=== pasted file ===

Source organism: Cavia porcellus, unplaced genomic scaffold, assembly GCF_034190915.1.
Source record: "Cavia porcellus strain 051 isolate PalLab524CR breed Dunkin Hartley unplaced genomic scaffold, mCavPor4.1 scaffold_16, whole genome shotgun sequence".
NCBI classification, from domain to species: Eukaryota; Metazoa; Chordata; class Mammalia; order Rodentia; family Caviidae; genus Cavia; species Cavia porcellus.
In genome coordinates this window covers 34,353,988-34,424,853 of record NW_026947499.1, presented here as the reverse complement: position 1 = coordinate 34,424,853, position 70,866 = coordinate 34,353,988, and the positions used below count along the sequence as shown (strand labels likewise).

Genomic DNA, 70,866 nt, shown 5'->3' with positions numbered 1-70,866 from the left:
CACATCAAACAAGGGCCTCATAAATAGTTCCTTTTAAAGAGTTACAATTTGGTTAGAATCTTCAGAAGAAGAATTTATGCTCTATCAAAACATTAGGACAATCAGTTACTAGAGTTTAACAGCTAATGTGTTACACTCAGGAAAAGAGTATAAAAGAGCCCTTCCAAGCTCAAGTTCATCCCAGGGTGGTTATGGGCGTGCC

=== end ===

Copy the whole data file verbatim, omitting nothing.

Source organism: Cavia porcellus, unplaced genomic scaffold, assembly GCF_034190915.1.
Source record: "Cavia porcellus strain 051 isolate PalLab524CR breed Dunkin Hartley unplaced genomic scaffold, mCavPor4.1 scaffold_16, whole genome shotgun sequence".
NCBI classification, from domain to species: Eukaryota; Metazoa; Chordata; class Mammalia; order Rodentia; family Caviidae; genus Cavia; species Cavia porcellus.
In genome coordinates this window covers 34,353,988-34,424,853 of record NW_026947499.1, presented here as the reverse complement: position 1 = coordinate 34,424,853, position 70,866 = coordinate 34,353,988, and the positions used below count along the sequence as shown (strand labels likewise).

Genomic DNA, 70,866 nt, shown 5'->3' with positions numbered 1-70,866 from the left:
CACATCAAACAAGGGCCTCATAAATAGTTCCTTTTAAAGAGTTACAATTTGGTTAGAATCTTCAGAAGAAGAATTTATGCTCTATCAAAACATTAGGACAATCAGTTACTAGAGTTTAACAGCTAATGTGTTACACTCAGGAAAAGAGTATAAAAGAGCCCTTCCAAGCTCAAGTTCATCCCAGGGTGGTTATGGGCGTGCC